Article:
This month marks the 120th anniversary of the death of Empress Sisi, one of the most fascinating characters in European history. In her honor, here’s a look at six places in Vienna associated with the iconic, yet tragic, royal.
There are many ways to experience splendid Vienna. You can plan each step of your journey to include stops at some of the most beautiful old-school coffee houses, seek out the groundbreaking works of Klimt or follow in the footsteps of a royal. To commemorate the 120th anniversary of the death of Empress Sisi, we put together a selection of six places associated with the late empress, a fascinatingly complex character whose life ended tragically on 10 September 1898.
Empress Elisabeth of Austria had a bizarre beauty routine during which she obsessively arranged every single hair on her head, and she’d weigh herself several times a day. Unsurprisingly, Sisi went on to become the subject of many films, cartoons, books, documentaries and artworks. In fact, the best time to visit Vienna and discover the life of Empress Sisi is just after watching the famous trilogy with Romy Schneider in the titular role. Here’s a look at six of these places.
1. Schonbrunn Palace
Schonbrunn Palace is one of Vienna’s most distinct emblems. The Habsburg’s summer residence, the castle boasts 1,441 rooms of which, sadly, ‘only’ 190 are open to the public. Fountains and faux Roman ruins surround the enormous park, a UNESCO World Heritage site since 1996. Emperor Franz Joseph, Sisi’s husband, who both died and was born here, resided in the castle’s western wing with his wife. At the Museum of Imperial Carriages located in the palace garden, you can see the very carriages that Sisi rode in, including those that she took to her coronation and wedding ceremony, as well as the one in which she was killed in Geneva.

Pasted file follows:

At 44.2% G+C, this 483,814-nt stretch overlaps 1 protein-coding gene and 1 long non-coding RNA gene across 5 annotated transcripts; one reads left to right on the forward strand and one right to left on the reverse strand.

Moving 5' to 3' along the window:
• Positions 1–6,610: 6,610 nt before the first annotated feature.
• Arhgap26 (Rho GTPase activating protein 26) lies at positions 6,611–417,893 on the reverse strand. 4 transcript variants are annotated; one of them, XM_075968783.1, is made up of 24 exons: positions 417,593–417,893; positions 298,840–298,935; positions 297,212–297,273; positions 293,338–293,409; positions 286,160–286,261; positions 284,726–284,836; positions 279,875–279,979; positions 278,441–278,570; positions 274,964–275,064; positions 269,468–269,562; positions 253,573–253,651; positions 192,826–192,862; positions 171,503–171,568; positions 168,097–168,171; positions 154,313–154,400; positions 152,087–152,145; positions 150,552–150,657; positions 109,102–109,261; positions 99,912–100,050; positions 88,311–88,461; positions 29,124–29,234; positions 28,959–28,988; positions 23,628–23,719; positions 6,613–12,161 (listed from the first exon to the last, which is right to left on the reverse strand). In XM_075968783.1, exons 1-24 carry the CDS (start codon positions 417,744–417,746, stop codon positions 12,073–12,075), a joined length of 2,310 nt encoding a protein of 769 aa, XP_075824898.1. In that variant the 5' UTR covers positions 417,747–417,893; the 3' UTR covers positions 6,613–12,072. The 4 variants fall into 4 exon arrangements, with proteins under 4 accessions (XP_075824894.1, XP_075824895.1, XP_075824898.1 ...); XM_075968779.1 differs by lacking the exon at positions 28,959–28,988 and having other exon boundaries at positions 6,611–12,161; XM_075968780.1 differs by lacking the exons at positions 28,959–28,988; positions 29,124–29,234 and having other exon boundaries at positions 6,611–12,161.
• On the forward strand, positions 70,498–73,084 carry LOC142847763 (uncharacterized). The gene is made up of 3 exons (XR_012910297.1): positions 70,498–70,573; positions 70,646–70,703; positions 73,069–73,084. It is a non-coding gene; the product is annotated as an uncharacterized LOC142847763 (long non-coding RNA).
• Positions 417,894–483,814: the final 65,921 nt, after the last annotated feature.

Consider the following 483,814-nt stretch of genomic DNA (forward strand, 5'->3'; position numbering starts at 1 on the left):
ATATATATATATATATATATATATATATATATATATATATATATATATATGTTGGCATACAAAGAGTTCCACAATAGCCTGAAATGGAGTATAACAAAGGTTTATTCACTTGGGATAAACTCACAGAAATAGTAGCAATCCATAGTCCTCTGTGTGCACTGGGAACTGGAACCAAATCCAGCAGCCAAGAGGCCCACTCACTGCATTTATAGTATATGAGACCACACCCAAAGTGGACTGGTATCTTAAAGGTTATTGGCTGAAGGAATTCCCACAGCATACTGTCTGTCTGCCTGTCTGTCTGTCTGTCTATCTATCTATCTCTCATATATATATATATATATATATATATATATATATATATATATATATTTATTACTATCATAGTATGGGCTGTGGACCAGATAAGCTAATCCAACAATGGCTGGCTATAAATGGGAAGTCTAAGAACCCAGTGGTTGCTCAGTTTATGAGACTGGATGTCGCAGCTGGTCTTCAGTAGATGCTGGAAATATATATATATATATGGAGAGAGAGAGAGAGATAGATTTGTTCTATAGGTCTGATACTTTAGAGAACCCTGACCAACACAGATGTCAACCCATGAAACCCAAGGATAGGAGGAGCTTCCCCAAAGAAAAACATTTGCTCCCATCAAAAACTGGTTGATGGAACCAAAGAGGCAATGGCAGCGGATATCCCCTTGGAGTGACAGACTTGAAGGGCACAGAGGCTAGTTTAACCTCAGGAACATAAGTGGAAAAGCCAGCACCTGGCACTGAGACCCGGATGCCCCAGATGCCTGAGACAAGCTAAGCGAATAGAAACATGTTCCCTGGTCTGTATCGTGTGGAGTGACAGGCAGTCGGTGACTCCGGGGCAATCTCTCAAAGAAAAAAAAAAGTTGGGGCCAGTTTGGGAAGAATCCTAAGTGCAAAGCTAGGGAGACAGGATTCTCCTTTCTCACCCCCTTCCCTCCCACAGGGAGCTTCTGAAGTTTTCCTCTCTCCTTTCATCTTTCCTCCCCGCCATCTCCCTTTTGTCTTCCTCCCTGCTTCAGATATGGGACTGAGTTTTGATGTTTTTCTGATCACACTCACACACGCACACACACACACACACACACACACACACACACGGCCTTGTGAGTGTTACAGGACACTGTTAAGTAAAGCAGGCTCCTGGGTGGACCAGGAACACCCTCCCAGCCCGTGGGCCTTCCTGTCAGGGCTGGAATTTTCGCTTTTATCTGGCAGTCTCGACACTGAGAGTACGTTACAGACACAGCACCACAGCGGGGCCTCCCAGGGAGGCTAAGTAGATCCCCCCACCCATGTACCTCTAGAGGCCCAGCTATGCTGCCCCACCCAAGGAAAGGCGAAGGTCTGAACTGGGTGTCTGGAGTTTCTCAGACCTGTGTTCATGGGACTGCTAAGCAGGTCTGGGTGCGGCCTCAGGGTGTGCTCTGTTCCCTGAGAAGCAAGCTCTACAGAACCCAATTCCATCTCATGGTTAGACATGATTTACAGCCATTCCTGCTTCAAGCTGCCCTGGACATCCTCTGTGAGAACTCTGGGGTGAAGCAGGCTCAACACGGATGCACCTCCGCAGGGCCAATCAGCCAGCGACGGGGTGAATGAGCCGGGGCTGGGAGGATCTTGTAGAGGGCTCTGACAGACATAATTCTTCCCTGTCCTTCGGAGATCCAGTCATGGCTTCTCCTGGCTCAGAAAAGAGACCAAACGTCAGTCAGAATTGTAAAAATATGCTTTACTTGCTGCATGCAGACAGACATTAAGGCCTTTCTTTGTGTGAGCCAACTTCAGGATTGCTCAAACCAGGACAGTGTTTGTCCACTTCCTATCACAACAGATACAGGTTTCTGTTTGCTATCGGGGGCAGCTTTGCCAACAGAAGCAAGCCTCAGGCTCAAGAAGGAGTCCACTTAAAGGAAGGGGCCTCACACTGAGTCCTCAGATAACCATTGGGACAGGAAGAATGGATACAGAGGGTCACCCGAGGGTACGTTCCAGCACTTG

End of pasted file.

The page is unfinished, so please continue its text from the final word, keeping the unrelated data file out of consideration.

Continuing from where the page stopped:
2. The Hofburg Palace and the Sisi Museum
This elegant palace has been the center of Austrian power for centuries, and it expanded during the time of the Habsburgs. Today, in addition to the National Library and a number of museums, it is also home to a museum dedicated to Empress Elisabeth of Austria herself. Located in the apartments of Sisi and Franz Joseph, the carefully curated museum displays what remains of the Empress’ possessions. See her clothing–including items wore in some of her most famous portraits–, accessories and the exercise devices she used to keep fit. You can also admire other fascinating objects like the glass from which she drank milk every evening and her original death certificate.
3. The Church of St. Augustine
Sisi and Emperor Franz Joseph were married in this church on 24 April 1854. An important landmark in its own right, the church houses two spectacular organs. Also, the Loreto Chapel is home to the Herzgruft, or “hearts crypt”, which houses a collection of silver urns that contain the hearts of 54 Habsburg rulers.
4. The Imperial Crypt of Vienna
After her tragic murder in Geneva, Sisi was buried in the city’s magnificent Imperial Crypt beneath the church of St. Mary of the Angels also known as the Capuchin Church. Here, the Empress is in the company of the remains of another 149 members of the Habsburg family. Also, you can see the crown of the Holy Roman Empire here as it adorns the sarcophagus of Emperor Charles VI.
5. The Volksgarten
Near the Church of St. Augustine, this magnificent French Baroque garden houses a monument dedicated to Sisi in the midst of its quiet alleys. After paying homage to the Empress, relax in the park and admire the beautiful Rose Garden.
6. Demel K. u. K. Hofzuckerbackerei
Some rest and refuel will be necessary after all the walking, and the perfect place to do so is Cafe Demel, a few steps from the Hofburg. It is here that Sisi, even though she kept an obsessively close eye on her waistline, would indulge her sweet tooth with candied violet sorbet.